Some may cast a spell in the name of a certain deity, something like "In Hekate's name, I will that.." This still involves the willpower generally associated with magic - it needs to be approached as a command that you are giving, not with the expectation that Hekate will now take care of whatever it is that you want. Moreover, you had better be sure that your magical work is, in fact, in line with Hekate's interests. If you claim to act in the name of another, that should actually be what you're doing. Throwing in the name of a random deity is unuseful and disrespectful, at best. (I have this image of Jesus slapping his forehead and shaking his head when Christian fundamentalists shoot abortion doctors or cheer the deaths of soldiers "in Jesus's name." I also envision a thought bubble over his head saying something like "Keep me out of this. This is NOT what I taught!")
Now, as to that bizarre
"k" in "magick":
I'm not astounded people do this. I'm just astounded people actually actually say it.
Aleister Crowley is the one responsible for adding the word "magick" to the occult vocabulary. He did express the wish to separate "real magic" from stage magic, although I see no reason why this is needed. The English language has tons of words with unrelated meanings. I've discussed magic in religion and history classes for years, and not once has anyone ever confused Celtic beliefs with David Copperfield. However, Crowley also wanted to separate himself from the magic (no "k") practiced by the Order of the Golden Dawn and others. Quite frankly, Crowley was an attention whore and loved drawing divisions between himself and others. It's a lousy reason to start spelling a word differently.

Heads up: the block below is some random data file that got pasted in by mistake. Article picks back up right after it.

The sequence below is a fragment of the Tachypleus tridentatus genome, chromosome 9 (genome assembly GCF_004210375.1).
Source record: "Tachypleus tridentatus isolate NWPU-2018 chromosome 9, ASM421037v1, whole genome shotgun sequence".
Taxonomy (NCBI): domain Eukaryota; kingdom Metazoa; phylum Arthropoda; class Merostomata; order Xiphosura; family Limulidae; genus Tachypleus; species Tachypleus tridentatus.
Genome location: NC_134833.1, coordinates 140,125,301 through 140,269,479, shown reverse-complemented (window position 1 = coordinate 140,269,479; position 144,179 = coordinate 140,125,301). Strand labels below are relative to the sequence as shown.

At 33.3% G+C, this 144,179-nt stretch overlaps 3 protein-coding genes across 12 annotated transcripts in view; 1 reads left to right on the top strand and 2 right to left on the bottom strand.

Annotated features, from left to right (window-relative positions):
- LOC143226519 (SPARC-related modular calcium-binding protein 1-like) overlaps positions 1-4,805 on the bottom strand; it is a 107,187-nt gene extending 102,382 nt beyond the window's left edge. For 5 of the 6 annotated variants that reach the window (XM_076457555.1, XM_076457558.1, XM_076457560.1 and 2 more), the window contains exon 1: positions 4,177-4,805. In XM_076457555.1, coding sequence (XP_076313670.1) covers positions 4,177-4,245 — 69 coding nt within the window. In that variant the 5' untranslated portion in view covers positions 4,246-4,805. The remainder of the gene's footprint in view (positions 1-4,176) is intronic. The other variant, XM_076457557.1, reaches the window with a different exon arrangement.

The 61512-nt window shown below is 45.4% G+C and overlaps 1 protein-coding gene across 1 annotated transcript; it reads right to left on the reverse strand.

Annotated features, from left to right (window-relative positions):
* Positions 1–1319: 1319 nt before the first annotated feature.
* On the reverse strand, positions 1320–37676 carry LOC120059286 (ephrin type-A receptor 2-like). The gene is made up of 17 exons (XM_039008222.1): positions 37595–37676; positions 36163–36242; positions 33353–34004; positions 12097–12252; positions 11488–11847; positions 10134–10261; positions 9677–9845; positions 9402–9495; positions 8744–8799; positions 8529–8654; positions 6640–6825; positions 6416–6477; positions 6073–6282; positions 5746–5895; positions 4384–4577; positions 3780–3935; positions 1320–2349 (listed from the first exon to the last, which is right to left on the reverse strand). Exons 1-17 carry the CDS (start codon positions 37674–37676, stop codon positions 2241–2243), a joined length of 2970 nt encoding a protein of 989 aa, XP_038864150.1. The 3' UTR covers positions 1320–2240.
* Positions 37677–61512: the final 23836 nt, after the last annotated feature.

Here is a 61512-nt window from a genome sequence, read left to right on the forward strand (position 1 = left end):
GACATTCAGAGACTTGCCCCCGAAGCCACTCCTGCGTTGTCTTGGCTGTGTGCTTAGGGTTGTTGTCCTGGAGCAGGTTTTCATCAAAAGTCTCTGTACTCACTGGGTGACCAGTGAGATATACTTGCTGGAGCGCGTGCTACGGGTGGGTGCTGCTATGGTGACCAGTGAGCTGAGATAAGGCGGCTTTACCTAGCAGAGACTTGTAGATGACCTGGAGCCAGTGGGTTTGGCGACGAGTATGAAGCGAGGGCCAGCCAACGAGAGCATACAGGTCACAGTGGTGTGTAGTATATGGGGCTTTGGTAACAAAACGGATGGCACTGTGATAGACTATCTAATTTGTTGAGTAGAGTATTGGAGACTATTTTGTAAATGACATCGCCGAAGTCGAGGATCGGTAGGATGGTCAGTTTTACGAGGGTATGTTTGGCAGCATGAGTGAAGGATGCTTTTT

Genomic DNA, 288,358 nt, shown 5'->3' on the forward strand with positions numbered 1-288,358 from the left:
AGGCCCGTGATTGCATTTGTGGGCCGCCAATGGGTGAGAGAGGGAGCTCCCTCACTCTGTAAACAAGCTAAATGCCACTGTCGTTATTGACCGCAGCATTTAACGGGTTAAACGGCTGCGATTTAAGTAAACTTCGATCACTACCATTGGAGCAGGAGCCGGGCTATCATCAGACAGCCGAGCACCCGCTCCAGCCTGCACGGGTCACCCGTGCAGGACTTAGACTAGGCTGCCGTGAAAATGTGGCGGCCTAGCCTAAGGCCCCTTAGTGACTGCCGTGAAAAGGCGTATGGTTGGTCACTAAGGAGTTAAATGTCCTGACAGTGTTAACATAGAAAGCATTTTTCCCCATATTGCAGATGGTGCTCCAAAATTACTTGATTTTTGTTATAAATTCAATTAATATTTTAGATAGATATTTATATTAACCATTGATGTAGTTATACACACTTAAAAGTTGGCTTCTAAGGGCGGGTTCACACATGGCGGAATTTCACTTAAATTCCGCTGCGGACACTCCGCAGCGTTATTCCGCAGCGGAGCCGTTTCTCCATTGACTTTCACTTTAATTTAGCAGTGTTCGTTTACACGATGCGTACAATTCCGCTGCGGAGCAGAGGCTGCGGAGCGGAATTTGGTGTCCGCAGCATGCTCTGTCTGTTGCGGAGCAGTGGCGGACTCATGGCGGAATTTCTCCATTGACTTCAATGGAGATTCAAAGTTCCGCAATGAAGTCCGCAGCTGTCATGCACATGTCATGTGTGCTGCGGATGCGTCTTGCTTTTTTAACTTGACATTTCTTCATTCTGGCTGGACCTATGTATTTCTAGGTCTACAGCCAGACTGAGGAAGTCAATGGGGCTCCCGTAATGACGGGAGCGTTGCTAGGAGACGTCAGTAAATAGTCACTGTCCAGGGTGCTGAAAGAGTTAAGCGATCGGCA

Conversely, Crowley also gave reasons why he changed the word by adding a "k", such as the mystical significance of the numbers 6 (the number of letters in "magick") and 11 (K is the 11th letter of the alphabet). He also gave a distinct definition of what "magick" meant: "the Science and Art of causing Change to occur in conformity with Will." Will here is True Will - basically your higher and ultimate purpose in life. Hence, casting a spell to get Bobby to date you or a higher allowance would not be magick. So, when people use magick in this capacity, it makes sense. Interchanging it indiscriminately with magic, however, is silly.
Unfortunately, the real reason most people speak of "magick" is that which the Bunny above confessed to. Likewise, that reason has generated such English language abominations as "majik", "majick", "magik", and "majic". It's an attempt to be "kewl". If the only way you can define yourself as unique is by abandoning basic grammar skills, you might want to reassess your life. I promise that there are better methods.
I use the five letter spelling throughout this site. However, when I am quoting someone (such as above) and they use the term magick, I keep their spelling, just as I keep any spelling errors.
"'Magick' is the correct, historical spelling."
And for the record, Gerald Gardner used the term "magic" in his books.
1 http://www.magickalshadow.com/realityofwitchcraft.html, January 2003
2 http://www.magickal-musings.com/magick.htm, January 2003